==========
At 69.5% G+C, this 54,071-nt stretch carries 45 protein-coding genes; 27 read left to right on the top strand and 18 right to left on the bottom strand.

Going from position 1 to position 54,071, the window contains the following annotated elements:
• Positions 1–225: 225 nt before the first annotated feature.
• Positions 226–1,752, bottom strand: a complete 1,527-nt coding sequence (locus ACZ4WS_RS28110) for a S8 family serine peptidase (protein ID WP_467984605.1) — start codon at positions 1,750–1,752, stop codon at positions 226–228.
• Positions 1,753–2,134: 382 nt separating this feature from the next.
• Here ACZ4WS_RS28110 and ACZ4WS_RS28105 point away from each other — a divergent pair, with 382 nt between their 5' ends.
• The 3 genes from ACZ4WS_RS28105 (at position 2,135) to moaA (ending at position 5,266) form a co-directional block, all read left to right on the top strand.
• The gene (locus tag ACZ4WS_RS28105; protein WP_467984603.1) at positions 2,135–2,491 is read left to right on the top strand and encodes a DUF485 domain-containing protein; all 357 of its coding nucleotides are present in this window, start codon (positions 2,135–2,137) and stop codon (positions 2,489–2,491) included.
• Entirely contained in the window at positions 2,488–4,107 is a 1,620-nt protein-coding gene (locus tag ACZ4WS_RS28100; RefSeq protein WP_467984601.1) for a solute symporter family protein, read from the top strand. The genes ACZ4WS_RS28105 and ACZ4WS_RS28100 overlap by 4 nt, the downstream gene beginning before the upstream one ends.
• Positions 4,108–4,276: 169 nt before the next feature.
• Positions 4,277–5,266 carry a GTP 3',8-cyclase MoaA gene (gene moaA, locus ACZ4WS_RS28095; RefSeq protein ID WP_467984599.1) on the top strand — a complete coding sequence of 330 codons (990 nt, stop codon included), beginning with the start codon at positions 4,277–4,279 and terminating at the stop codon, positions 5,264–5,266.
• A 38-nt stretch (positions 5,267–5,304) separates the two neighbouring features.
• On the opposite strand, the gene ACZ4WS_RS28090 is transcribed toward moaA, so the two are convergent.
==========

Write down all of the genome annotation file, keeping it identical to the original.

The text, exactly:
At 69.5% G+C, this 54,071-nt stretch carries 45 protein-coding genes; 27 read left to right on the top strand and 18 right to left on the bottom strand.

Going from position 1 to position 54,071, the window contains the following annotated elements:
• Positions 1–225: 225 nt before the first annotated feature.
• Positions 226–1,752, bottom strand: a complete 1,527-nt coding sequence (locus ACZ4WS_RS28110) for a S8 family serine peptidase (protein ID WP_467984605.1) — start codon at positions 1,750–1,752, stop codon at positions 226–228.
• Positions 1,753–2,134: 382 nt separating this feature from the next.
• Here ACZ4WS_RS28110 and ACZ4WS_RS28105 point away from each other — a divergent pair, with 382 nt between their 5' ends.
• The 3 genes from ACZ4WS_RS28105 (at position 2,135) to moaA (ending at position 5,266) form a co-directional block, all read left to right on the top strand.
• The gene (locus tag ACZ4WS_RS28105; protein WP_467984603.1) at positions 2,135–2,491 is read left to right on the top strand and encodes a DUF485 domain-containing protein; all 357 of its coding nucleotides are present in this window, start codon (positions 2,135–2,137) and stop codon (positions 2,489–2,491) included.
• Entirely contained in the window at positions 2,488–4,107 is a 1,620-nt protein-coding gene (locus tag ACZ4WS_RS28100; RefSeq protein WP_467984601.1) for a solute symporter family protein, read from the top strand. The genes ACZ4WS_RS28105 and ACZ4WS_RS28100 overlap by 4 nt, the downstream gene beginning before the upstream one ends.
• Positions 4,108–4,276: 169 nt before the next feature.
• Positions 4,277–5,266 carry a GTP 3',8-cyclase MoaA gene (gene moaA, locus ACZ4WS_RS28095; RefSeq protein ID WP_467984599.1) on the top strand — a complete coding sequence of 330 codons (990 nt, stop codon included), beginning with the start codon at positions 4,277–4,279 and terminating at the stop codon, positions 5,264–5,266.
• A 38-nt stretch (positions 5,267–5,304) separates the two neighbouring features.
• On the opposite strand, the gene ACZ4WS_RS28090 is transcribed toward moaA, so the two are convergent.